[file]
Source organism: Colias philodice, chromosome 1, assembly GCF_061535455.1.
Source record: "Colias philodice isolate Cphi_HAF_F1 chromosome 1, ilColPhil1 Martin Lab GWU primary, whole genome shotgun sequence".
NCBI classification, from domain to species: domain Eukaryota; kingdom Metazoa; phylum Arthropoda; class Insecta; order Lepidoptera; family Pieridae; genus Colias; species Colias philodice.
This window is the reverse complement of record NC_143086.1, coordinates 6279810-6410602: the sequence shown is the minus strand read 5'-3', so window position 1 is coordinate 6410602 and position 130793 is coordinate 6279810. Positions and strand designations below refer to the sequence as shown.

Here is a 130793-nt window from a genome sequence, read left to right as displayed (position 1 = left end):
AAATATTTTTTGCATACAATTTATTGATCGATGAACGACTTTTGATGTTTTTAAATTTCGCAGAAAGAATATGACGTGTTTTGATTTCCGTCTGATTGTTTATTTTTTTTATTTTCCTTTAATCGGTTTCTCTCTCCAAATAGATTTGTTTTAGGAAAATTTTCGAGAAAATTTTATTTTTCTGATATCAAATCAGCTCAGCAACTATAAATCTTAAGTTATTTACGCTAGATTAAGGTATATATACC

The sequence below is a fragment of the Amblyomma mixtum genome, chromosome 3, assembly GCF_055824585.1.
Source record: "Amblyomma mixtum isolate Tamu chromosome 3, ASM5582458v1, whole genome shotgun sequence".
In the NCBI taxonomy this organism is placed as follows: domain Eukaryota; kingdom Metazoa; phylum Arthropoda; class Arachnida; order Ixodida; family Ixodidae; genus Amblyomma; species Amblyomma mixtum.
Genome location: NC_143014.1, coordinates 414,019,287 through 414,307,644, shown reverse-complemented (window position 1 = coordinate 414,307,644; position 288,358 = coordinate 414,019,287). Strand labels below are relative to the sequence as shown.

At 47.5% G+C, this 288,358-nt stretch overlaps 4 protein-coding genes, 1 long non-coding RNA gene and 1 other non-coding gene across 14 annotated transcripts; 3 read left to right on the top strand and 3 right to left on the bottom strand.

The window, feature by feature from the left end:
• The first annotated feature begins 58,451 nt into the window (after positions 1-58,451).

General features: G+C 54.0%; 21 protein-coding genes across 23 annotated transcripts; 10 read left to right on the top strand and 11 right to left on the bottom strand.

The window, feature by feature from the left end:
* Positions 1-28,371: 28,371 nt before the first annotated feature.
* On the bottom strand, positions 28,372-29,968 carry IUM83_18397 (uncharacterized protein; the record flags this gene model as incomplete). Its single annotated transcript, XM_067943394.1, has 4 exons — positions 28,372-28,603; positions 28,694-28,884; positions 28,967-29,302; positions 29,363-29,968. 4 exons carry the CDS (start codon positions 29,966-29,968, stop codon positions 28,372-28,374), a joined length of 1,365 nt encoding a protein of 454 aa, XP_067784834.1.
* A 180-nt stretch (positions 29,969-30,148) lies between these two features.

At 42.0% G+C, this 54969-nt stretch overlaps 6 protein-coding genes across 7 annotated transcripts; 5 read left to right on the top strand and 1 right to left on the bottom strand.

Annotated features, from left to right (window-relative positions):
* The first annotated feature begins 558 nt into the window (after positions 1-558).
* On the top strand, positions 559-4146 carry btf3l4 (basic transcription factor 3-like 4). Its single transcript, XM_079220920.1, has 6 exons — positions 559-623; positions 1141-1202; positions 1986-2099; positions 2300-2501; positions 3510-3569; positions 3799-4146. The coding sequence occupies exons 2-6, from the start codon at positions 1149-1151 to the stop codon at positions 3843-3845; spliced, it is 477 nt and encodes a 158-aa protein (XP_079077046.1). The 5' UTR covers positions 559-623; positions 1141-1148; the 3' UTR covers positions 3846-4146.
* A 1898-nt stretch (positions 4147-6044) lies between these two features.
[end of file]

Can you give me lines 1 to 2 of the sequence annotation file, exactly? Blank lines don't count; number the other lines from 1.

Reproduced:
Source organism: Colias philodice, chromosome 1, assembly GCF_061535455.1.
Source record: "Colias philodice isolate Cphi_HAF_F1 chromosome 1, ilColPhil1 Martin Lab GWU primary, whole genome shotgun sequence".